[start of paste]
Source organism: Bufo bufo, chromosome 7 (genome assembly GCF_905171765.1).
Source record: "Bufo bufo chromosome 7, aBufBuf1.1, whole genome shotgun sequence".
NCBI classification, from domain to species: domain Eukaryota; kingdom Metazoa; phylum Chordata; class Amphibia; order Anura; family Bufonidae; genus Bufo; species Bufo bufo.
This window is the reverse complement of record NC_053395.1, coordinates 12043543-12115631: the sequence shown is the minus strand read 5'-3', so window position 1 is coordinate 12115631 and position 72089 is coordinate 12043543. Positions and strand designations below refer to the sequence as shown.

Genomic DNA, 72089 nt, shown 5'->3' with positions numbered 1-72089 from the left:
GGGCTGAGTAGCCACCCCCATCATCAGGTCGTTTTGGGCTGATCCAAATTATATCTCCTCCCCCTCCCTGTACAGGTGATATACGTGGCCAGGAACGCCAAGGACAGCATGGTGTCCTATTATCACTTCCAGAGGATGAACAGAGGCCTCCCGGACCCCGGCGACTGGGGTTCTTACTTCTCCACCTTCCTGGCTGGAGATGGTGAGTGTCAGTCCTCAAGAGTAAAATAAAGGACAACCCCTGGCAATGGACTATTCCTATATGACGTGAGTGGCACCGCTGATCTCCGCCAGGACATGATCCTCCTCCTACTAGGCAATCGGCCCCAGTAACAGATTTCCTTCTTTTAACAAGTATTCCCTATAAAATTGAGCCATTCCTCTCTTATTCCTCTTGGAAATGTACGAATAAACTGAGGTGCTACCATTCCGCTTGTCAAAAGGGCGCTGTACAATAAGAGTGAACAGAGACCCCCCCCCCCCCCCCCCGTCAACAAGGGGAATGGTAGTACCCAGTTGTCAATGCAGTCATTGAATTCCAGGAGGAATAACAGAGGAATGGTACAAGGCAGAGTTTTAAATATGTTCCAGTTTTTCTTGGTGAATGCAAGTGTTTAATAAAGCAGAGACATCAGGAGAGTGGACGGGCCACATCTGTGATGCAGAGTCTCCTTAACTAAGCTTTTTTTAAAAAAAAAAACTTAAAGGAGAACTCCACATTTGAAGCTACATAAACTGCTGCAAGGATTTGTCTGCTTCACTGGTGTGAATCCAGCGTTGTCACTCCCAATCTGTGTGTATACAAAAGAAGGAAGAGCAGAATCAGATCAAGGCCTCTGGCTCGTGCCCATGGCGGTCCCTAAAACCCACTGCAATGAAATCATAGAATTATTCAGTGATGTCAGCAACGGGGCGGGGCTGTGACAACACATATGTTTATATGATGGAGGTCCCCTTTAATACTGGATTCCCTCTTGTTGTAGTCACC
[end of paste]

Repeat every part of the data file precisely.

Source organism: Bufo bufo, chromosome 7 (genome assembly GCF_905171765.1).
Source record: "Bufo bufo chromosome 7, aBufBuf1.1, whole genome shotgun sequence".
NCBI classification, from domain to species: domain Eukaryota; kingdom Metazoa; phylum Chordata; class Amphibia; order Anura; family Bufonidae; genus Bufo; species Bufo bufo.
This window is the reverse complement of record NC_053395.1, coordinates 12043543-12115631: the sequence shown is the minus strand read 5'-3', so window position 1 is coordinate 12115631 and position 72089 is coordinate 12043543. Positions and strand designations below refer to the sequence as shown.

Genomic DNA, 72089 nt, shown 5'->3' with positions numbered 1-72089 from the left:
GGGCTGAGTAGCCACCCCCATCATCAGGTCGTTTTGGGCTGATCCAAATTATATCTCCTCCCCCTCCCTGTACAGGTGATATACGTGGCCAGGAACGCCAAGGACAGCATGGTGTCCTATTATCACTTCCAGAGGATGAACAGAGGCCTCCCGGACCCCGGCGACTGGGGTTCTTACTTCTCCACCTTCCTGGCTGGAGATGGTGAGTGTCAGTCCTCAAGAGTAAAATAAAGGACAACCCCTGGCAATGGACTATTCCTATATGACGTGAGTGGCACCGCTGATCTCCGCCAGGACATGATCCTCCTCCTACTAGGCAATCGGCCCCAGTAACAGATTTCCTTCTTTTAACAAGTATTCCCTATAAAATTGAGCCATTCCTCTCTTATTCCTCTTGGAAATGTACGAATAAACTGAGGTGCTACCATTCCGCTTGTCAAAAGGGCGCTGTACAATAAGAGTGAACAGAGACCCCCCCCCCCCCCCCCCGTCAACAAGGGGAATGGTAGTACCCAGTTGTCAATGCAGTCATTGAATTCCAGGAGGAATAACAGAGGAATGGTACAAGGCAGAGTTTTAAATATGTTCCAGTTTTTCTTGGTGAATGCAAGTGTTTAATAAAGCAGAGACATCAGGAGAGTGGACGGGCCACATCTGTGATGCAGAGTCTCCTTAACTAAGCTTTTTTTAAAAAAAAAAACTTAAAGGAGAACTCCACATTTGAAGCTACATAAACTGCTGCAAGGATTTGTCTGCTTCACTGGTGTGAATCCAGCGTTGTCACTCCCAATCTGTGTGTATACAAAAGAAGGAAGAGCAGAATCAGATCAAGGCCTCTGGCTCGTGCCCATGGCGGTCCCTAAAACCCACTGCAATGAAATCATAGAATTATTCAGTGATGTCAGCAACGGGGCGGGGCTGTGACAACACATATGTTTATATGATGGAGGTCCCCTTTAATACTGGATTCCCTCTTGTTGTAGTCACC